Let’s look at some of the scriptures the sin nature people use to prove their point. By the way, did you know that this doctrine was not a part of Christianity for the first fifteen hundred years? It’s true. It was not a part of Christianity until then. That means it wasn’t a teaching of the original church. It was not a part of the perfect faith that Jesus delivered to the saints. Here’s a popular scripture they quote. David wrote this in Psalm 51:5.

Psalms 51:5 – Behold, I was brought forth in iniquity and in sin did my mother conceive me. So, who was it that brought forth David in iniquity? Well, it was his parents, wasn’t it? It doesn’t say anything about him being rotten.d

If it doesn’t mean that babies are born sinners, what does it mean? It means that all people, as they grow older, become sinners. The sin nature people say that proves we have a nature that goes toward sin, but that’s not the same as saying we’re born for sin. If we think back to the creation, notice what God says about it in Genesis 1:31:

Genesis 1:31 – And God saw everything that He had made and, behold, it was very good. And there was evening and there was morning the sixth day.

Okay now, think with me. God created Adam and Eve. That means, the way they were at the first, to used God’s own words, was very good. We further see that they had a good relationship with God in the beginning. They lived in a great place. They had a great mission. They loved God. They were respectful and cooperative with Him, without any effort – naturally. But then, we know what happened, don’t we? The devil talked to Adam and Eve and, in just a short while, everything changed. They became suspicious of God, rebellious, they did what God told them not to do, and they felt guilty. When God came looking for them, they hid from Him – hid from the One they, just a short time before, loved and respected. What the Bible shows us, then, is not an inherent sinful nature, but a nature that was corrupted by following the devil down a wrong path.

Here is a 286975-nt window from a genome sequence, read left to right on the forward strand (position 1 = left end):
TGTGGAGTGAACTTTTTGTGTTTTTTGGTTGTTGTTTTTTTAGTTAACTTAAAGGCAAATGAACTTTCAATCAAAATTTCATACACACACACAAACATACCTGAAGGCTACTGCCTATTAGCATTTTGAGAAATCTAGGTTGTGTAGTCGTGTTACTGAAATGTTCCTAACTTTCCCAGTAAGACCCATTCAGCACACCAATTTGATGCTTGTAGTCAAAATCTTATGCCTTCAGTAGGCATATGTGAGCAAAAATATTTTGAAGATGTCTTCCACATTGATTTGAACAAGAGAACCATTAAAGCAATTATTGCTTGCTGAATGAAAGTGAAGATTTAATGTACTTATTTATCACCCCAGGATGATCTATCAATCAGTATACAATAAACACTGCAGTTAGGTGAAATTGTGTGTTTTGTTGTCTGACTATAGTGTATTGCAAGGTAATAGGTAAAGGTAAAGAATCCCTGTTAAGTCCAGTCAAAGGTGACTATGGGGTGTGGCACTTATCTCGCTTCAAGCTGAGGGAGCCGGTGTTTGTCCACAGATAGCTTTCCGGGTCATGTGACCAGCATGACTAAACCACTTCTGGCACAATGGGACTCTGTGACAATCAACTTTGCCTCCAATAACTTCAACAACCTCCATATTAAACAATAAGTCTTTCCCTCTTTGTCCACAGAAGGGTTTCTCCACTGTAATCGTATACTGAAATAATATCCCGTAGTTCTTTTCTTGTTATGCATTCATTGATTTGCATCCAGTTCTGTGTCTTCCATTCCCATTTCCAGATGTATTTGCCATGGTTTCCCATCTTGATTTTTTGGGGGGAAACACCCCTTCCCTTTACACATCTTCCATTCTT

Notice what Paul tells us in Romans 5:12:

Romans 5:12 – Therefore, just as sin came into the world through one man, and death through sin, so death spread to all men, because all sinned.

Sin came into the world through one man – no argument there. Adam was just the first one. But how did sin come to everyone else? From our nature? Well, for that to be true, God would have had to have created us that way. Why do I say that? Couldn’t He have just made everyone with sin nature? Well, you can believe that if you want to, but what’s the evidence of it? Not a single word of Genesis. After the devil talked to Adam and Eve, it says in Genesis 1:32, it says He put them to sleep again, did brain surgery on them, and installed rotten nature. Oh, no! He didn’t say that. But maybe He waved a magic wand over them and cursed them with the nature of death – I’m getting a little too sarcastic here – but not a single word.

Let’s look at a few more of the scriptures they quote. Ephesians 2:1.

Ephesians 2:1 – And you were dead in the trespasses and sins. You were dead in trespasses and sins. We’ve already seen this in scripture – that everyone sins. The question is, “How does it happen that we all have sin?” Is it because we have a rotten nature that God gave us? Well, let’s read Paul’s explanation. He’s going to give it to us right here – Ephesians 2:2.

V-2 – …in which you once walked following the course of this world, following the prince of the power of the air – the spirit that is now at work in the sons of disobedience. Oh, we sin because we live our lives following the model set for us by everyone around us that we see, starting with our first breath. And that world was started when the devil talked to Adam and Eve. He just talked to them and they started thinking differently. Their new way was learned rather than an inherent part of them. And that same spirit – that way of thinking and feeling and being in the world – leads us to sin, just as the devil’s talk to Adam and Eve led them there. Now, let’s look at this next verse. There’s more to it here. Verse 3: